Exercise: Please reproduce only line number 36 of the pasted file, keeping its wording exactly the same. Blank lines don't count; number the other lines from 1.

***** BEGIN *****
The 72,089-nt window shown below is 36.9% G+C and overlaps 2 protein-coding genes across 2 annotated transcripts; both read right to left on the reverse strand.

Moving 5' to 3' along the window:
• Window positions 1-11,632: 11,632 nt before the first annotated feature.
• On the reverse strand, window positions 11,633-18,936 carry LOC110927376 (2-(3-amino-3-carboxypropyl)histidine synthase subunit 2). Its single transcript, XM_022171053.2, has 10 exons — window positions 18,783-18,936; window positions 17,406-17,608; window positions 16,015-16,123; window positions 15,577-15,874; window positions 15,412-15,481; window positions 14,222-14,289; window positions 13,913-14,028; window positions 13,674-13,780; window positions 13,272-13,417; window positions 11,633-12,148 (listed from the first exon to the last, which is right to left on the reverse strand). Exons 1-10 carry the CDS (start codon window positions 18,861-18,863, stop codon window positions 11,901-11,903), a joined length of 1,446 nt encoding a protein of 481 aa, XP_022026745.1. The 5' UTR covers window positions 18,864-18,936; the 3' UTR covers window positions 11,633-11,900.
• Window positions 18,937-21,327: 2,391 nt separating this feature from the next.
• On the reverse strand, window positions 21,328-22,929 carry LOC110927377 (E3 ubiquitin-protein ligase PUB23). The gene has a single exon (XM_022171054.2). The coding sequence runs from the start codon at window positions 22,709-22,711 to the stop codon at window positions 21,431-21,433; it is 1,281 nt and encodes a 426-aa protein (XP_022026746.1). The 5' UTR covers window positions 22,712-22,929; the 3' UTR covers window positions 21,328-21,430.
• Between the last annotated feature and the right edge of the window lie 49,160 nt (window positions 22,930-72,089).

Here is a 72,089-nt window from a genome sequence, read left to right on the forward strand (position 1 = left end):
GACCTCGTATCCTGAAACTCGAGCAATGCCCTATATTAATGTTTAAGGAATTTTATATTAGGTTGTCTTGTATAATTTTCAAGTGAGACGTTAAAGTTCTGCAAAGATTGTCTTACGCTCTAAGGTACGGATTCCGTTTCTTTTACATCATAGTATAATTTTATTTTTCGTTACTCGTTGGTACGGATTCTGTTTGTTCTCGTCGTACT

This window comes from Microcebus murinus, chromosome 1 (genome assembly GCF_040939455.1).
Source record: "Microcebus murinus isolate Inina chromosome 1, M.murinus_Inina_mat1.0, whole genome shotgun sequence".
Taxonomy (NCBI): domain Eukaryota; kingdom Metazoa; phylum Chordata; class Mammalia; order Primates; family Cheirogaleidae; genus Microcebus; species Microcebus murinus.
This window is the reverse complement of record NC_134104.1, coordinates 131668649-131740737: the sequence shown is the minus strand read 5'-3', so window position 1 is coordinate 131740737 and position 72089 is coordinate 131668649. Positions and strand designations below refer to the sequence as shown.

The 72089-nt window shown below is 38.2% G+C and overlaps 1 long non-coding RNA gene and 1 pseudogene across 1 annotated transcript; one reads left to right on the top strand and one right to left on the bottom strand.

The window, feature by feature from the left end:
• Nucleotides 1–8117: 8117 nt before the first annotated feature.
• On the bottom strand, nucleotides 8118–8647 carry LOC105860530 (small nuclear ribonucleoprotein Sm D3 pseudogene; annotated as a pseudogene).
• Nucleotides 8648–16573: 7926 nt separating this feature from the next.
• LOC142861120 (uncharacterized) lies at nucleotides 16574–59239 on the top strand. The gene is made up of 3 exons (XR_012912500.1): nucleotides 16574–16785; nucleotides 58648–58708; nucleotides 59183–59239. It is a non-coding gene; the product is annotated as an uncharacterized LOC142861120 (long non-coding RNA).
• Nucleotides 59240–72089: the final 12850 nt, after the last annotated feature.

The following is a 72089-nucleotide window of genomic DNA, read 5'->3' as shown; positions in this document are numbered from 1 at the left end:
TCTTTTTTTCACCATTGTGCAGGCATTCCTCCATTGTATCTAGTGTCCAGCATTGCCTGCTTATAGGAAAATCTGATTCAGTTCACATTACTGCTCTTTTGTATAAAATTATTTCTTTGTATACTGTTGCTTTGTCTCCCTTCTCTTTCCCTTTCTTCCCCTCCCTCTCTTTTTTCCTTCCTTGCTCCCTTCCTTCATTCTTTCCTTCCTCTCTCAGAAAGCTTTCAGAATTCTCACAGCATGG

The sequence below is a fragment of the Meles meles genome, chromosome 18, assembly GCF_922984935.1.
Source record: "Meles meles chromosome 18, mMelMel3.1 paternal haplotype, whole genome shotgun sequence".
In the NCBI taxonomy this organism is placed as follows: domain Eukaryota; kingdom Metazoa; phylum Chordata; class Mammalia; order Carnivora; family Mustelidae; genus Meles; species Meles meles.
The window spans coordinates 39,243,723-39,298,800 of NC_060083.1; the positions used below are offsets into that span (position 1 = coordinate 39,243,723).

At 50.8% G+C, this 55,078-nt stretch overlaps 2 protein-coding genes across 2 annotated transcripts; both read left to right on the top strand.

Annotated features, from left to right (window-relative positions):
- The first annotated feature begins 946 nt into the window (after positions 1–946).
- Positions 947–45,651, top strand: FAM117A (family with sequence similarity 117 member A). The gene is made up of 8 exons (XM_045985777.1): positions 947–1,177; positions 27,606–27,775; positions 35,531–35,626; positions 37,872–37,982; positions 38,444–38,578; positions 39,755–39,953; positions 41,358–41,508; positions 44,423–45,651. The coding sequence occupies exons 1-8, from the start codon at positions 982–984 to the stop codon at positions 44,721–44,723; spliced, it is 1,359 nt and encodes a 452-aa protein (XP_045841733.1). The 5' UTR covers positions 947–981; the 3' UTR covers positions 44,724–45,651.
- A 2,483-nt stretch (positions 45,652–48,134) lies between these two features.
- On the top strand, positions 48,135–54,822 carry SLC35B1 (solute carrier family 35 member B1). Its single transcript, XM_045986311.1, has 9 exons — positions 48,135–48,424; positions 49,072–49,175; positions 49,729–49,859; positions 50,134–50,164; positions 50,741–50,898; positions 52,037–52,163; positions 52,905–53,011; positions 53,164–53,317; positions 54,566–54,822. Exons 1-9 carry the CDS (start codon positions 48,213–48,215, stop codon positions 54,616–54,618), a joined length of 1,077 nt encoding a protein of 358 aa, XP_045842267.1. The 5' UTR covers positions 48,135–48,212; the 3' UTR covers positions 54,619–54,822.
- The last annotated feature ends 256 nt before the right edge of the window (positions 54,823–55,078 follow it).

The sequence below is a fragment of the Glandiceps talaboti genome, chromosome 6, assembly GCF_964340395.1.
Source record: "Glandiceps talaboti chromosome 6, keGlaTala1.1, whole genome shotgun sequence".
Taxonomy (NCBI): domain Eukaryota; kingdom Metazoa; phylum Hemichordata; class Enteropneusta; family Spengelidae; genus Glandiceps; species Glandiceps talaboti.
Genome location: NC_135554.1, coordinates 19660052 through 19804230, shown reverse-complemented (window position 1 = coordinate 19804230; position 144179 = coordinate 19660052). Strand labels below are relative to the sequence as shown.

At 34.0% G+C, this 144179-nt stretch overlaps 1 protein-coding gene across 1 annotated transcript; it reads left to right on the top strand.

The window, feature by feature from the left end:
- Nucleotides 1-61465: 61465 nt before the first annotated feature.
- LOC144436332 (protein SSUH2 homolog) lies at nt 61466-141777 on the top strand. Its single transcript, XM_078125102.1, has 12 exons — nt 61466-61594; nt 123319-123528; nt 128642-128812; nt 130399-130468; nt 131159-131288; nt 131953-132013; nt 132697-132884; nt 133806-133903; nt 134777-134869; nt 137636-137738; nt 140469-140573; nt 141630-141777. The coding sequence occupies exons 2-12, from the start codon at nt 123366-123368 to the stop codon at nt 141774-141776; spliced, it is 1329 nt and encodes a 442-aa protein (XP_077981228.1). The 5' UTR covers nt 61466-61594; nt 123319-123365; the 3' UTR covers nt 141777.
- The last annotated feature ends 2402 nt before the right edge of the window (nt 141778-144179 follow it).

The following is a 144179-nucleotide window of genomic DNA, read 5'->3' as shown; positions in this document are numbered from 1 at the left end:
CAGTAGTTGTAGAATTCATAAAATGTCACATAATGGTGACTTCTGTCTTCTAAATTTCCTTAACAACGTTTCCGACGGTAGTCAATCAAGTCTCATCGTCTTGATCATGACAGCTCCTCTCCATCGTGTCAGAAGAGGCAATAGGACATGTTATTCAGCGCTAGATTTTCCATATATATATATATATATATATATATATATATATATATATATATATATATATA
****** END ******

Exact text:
Taxonomy (NCBI): domain Eukaryota; kingdom Metazoa; phylum Hemichordata; class Enteropneusta; family Spengelidae; genus Glandiceps; species Glandiceps talaboti.